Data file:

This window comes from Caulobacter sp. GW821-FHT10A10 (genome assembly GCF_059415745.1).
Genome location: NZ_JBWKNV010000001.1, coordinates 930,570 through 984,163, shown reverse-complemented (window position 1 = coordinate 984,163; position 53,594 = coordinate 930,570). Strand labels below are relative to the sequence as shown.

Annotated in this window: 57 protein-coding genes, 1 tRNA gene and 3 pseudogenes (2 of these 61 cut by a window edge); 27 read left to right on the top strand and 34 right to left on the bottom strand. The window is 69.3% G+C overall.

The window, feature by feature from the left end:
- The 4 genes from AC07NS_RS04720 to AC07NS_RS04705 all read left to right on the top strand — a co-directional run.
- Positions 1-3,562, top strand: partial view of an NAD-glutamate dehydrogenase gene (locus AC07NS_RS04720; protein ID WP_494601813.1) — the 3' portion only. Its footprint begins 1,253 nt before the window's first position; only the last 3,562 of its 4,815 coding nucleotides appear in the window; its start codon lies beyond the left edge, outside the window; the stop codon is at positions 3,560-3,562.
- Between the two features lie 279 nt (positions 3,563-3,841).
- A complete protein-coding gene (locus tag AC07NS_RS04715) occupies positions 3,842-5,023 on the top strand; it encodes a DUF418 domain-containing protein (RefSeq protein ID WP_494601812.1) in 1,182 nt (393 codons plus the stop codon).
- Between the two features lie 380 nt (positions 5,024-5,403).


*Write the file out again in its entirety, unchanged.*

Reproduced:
This window comes from Caulobacter sp. GW821-FHT10A10 (genome assembly GCF_059415745.1).
Genome location: NZ_JBWKNV010000001.1, coordinates 930,570 through 984,163, shown reverse-complemented (window position 1 = coordinate 984,163; position 53,594 = coordinate 930,570). Strand labels below are relative to the sequence as shown.

Annotated in this window: 57 protein-coding genes, 1 tRNA gene and 3 pseudogenes (2 of these 61 cut by a window edge); 27 read left to right on the top strand and 34 right to left on the bottom strand. The window is 69.3% G+C overall.

The window, feature by feature from the left end:
- The 4 genes from AC07NS_RS04720 to AC07NS_RS04705 all read left to right on the top strand — a co-directional run.
- Positions 1-3,562, top strand: partial view of an NAD-glutamate dehydrogenase gene (locus AC07NS_RS04720; protein ID WP_494601813.1) — the 3' portion only. Its footprint begins 1,253 nt before the window's first position; only the last 3,562 of its 4,815 coding nucleotides appear in the window; its start codon lies beyond the left edge, outside the window; the stop codon is at positions 3,560-3,562.
- Between the two features lie 279 nt (positions 3,563-3,841).
- A complete protein-coding gene (locus tag AC07NS_RS04715) occupies positions 3,842-5,023 on the top strand; it encodes a DUF418 domain-containing protein (RefSeq protein ID WP_494601812.1) in 1,182 nt (393 codons plus the stop codon).
- Between the two features lie 380 nt (positions 5,024-5,403).